Between the two videos, Mark is obviously making a pitch to various players, and a good one I find. But peeling away that, here's my reading of it:
Firstly, it avoids the chicken/egg problem concerning hardware, by sitting on top of the Android kernel and the Android HAL drivers, both already supplied by the manufacturer (Samsung, HTC et al) for a particular device. Meaning, as I read it, that any Android smartphone device, presumably with sufficiently capable hardware, is more or less automatically and instantly an Ubuntu smartphone device as well. That's pretty clever, particularly since (as we know) any system that relies on completely Open Source drivers for all the hardware, is in for a _much_ tougher battle. That aspect is of course regrettable, but has been a constant factor across all platforms for decades now.
Since the Android kernels are by definition Open Source, it should mean that the only bits on the entire system that would have to be closed source (for now), are the Android HAL drivers. Everything else could be Open Source. Whether that will be the case remains to be seen of course, but one can hope. I believe particularly camera apps can be tricky business in that regard.
Another thing that will be very interesting, is how big a portion of the entire Ubuntu package archive will be immediately and automatically installable on a device, or the extent of the changes needed to a package, for it to be installable and runable on the device. If that number turns out to be great, that obviously is a very interesting proposition, given the amount of great software sitting in that archive.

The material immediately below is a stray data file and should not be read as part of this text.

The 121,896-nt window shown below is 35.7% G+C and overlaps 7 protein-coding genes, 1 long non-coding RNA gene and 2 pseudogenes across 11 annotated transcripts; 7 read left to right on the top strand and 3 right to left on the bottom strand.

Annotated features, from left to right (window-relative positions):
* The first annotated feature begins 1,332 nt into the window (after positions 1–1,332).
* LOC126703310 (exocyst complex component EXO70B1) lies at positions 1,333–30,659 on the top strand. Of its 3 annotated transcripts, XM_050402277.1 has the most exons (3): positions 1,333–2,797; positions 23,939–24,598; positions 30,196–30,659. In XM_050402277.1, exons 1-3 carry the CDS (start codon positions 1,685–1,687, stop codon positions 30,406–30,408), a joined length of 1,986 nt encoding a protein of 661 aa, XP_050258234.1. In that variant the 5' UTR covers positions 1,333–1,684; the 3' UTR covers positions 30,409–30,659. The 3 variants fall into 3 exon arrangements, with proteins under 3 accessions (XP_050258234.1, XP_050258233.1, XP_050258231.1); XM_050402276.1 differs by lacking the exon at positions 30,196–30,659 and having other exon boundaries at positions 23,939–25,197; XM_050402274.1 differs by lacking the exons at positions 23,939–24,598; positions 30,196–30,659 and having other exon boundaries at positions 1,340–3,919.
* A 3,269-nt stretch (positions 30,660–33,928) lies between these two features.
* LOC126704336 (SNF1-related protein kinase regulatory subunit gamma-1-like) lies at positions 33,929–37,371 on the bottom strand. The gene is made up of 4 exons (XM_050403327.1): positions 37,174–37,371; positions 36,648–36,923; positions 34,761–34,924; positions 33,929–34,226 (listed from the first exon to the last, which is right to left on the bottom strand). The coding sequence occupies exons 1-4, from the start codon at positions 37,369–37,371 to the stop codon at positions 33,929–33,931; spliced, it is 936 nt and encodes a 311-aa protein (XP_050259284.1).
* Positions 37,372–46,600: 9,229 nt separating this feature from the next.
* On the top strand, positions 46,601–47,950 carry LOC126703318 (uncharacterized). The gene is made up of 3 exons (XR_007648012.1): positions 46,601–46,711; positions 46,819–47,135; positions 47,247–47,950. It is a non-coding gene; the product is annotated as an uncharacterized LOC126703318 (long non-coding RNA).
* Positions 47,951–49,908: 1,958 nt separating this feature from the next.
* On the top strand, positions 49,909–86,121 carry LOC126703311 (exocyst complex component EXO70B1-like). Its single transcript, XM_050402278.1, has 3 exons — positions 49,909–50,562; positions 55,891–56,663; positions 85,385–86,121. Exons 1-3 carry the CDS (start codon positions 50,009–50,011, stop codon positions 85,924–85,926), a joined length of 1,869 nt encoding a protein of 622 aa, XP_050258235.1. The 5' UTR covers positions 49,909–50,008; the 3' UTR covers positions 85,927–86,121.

What will also be very interesting is to learn how easy it will be to use the (presumable) API, that an application should program towards, in order to use all the smartphone capabilities. And also which programming languages can be used with that API. The greater that number, and the lower the barrier the API presents, the more interesting it gets.
As someone who has keenly watched Android from it's inception, and develop mobile webapps for a living (amongst other things), I think, when watching the videos, that there's been some _very_ good thinking going into how to crack the hard nuts, of having a very powerful, capable and versatile system, on the very constrained interface that a smartphone presents. I have to admit that I'm impressed with the demos so far, and even think it looks surprisingly good, particularly considering this early stage. You wont know before you've used it for a week, but I see some fairly good innovation going on in those videos. Combining the best of what's been seen so far on various platforms, avoiding the worst pitfalls, and introducing some novell and smart twists.
It could turn out to be a dodo, but for now I intend to watch keenly what's going on with this. It looks very interesting, and has the _potential_ to be something huge, if people don't screw it up. We'll see...